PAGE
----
Claire Walker, Katie Barclay, David Lemmings

      During the period of the Baroque and Enlightenment the word “emotion”, denoting passions and feelings, came into usage, albeit in an irregular fashion. “Emotion” ultimately emerged as a term in its own right, and evolved in English from meaning physical agitation to describe mental feeling. However, the older terminology of “passions” and “affections” continued as the dominant discourse structuring thinking about feeling and its wider religious, political, social, economic, and moral imperatives. The emotional cultures described in these essays enable comparative discussion about the history of emotions, and particularly the causes and consequences of emotional change in the larger cultural contexts of the Baroque and Enlightenment. Emotions research has enabled a rethinking of dominant narratives of the period—of histories of revolution, state-building, the rise of the public sphere, religious and scientific transformation, and more. As a new and dynamic field, the essays here provide a comprehensive introduction to a much bigger history of emotions.

      Between 1780 and 1920, modern conceptions of emotion—conceptions still very much present in the 21st century—first took shape. This book traces that history, charting the changing meaning and experience of feelings in an era shaped by political and market revolutions, romanticism, empiricism, and the rise of psychology and psychoanalysis. During this period, the word “emotion” itself gained currency, gradually supplanting older vocabularies and visions of feeling. Terms to describe feelings changed; so too did conceptions of emotions’ proper role in politics, economics, and culture. Political upheavals turned a spotlight on the role of feeling in public life; in domestic life, sentimental bonds gained new importance, as families were transformed from productive units to emotional ones. From the halls of parliaments to the familial hearth, from the art museum to the theatre, from the pulpit to the concert hall, this volume examines the debates over feelings which raged across the 19th century.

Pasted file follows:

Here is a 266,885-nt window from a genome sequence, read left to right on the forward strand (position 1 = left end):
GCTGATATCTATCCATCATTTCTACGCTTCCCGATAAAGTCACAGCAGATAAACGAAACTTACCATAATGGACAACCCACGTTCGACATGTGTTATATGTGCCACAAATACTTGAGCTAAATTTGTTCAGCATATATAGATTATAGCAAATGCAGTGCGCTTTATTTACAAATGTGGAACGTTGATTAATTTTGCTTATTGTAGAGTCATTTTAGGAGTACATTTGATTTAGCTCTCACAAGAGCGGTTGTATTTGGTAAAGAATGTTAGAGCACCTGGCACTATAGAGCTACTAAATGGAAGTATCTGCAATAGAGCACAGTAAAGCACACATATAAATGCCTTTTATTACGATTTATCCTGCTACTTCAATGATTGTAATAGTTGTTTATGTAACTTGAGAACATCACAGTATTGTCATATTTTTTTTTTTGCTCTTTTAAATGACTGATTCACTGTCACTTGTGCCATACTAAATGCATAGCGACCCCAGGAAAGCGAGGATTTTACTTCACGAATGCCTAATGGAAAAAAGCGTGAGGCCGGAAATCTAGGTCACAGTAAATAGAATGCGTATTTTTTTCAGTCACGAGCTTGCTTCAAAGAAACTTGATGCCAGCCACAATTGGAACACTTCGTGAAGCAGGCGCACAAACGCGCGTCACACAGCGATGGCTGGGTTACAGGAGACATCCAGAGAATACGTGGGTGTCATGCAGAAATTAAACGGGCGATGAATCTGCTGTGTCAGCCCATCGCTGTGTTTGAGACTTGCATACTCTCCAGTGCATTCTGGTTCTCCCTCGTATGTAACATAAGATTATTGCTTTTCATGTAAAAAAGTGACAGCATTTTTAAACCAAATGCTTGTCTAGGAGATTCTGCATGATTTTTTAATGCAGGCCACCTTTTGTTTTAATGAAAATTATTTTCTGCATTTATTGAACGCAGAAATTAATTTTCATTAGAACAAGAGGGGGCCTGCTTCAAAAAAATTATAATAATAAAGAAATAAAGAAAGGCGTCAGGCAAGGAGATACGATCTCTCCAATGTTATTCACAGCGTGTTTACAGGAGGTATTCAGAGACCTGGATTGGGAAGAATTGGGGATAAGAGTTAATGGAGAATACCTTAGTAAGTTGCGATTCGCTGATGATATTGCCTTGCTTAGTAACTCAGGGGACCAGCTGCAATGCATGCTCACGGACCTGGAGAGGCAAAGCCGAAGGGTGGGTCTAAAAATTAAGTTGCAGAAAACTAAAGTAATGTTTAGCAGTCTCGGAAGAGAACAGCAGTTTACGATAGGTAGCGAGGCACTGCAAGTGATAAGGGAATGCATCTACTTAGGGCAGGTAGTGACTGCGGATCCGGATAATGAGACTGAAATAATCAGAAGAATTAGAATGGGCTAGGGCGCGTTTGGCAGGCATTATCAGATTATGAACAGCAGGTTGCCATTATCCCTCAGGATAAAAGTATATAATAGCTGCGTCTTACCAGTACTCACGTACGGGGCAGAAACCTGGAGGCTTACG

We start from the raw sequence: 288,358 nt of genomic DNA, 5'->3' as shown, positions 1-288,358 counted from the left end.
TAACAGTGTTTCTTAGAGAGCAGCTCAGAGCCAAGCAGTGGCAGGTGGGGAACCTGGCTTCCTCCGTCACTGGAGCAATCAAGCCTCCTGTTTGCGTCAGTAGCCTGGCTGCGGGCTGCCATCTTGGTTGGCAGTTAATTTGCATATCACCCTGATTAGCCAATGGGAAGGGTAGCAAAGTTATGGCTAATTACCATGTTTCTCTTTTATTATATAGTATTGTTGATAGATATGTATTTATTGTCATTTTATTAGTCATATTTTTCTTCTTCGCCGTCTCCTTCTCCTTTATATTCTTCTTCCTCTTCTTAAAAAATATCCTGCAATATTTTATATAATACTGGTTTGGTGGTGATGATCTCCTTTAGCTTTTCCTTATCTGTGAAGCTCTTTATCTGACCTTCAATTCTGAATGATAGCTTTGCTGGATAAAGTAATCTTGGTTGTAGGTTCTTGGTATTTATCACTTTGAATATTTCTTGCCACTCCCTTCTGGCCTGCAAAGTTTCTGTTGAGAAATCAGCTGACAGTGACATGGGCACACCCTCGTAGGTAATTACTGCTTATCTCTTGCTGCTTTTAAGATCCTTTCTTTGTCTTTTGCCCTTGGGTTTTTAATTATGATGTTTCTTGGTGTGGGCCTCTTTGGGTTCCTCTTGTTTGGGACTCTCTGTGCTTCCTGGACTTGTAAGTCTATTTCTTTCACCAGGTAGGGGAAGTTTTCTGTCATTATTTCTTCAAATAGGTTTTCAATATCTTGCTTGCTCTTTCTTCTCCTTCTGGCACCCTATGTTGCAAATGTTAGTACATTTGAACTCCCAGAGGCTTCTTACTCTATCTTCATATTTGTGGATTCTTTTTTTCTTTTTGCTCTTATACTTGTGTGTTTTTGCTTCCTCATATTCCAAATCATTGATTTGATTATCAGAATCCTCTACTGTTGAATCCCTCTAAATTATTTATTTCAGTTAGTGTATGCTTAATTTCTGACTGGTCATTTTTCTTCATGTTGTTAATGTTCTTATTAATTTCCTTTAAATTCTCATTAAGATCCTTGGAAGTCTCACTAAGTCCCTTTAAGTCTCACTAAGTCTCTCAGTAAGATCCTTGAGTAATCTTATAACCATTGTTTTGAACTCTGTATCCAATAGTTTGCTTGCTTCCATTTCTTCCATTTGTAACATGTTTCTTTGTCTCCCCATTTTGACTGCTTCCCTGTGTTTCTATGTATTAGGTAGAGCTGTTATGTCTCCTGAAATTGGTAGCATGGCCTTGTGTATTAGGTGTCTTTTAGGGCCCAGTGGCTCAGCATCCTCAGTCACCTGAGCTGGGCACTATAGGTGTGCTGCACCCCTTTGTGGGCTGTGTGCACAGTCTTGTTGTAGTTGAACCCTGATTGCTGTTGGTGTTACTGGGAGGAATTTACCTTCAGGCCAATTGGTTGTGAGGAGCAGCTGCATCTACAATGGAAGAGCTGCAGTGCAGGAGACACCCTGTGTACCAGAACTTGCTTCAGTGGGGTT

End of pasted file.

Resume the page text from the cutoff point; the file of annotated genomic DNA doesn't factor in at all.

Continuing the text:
The 20th century, with revolutionary and rapid developments in travel, communications and computerised technologies, offered new and seemingly limitless horizons which accompanied and amplified distinctive experiences of emotions. The birth of psychology and psychiatry revealed the importance of emotional life and that individuals could have control over their behaviour. Traditional religion was challenged and alternative forms of spiritualism emerged. Creative and performing arts continued to shape understandings and experiences of emotions, from realism to detachment, holistic to fragmented notions of self and society. The role of emotions in family life focused on how to deal with modern day freedom and anxiety. In the public sphere, people used emotion to oppress as well as liberate. Countering threats to national security, as well as personal and cultural identity, politically motivated activities emerged embracing peace, humanitarian, and environmental causes. This volume surveys the means by which the modern experience shaped how, why, and where emotions were expressed, monitored, and controlled.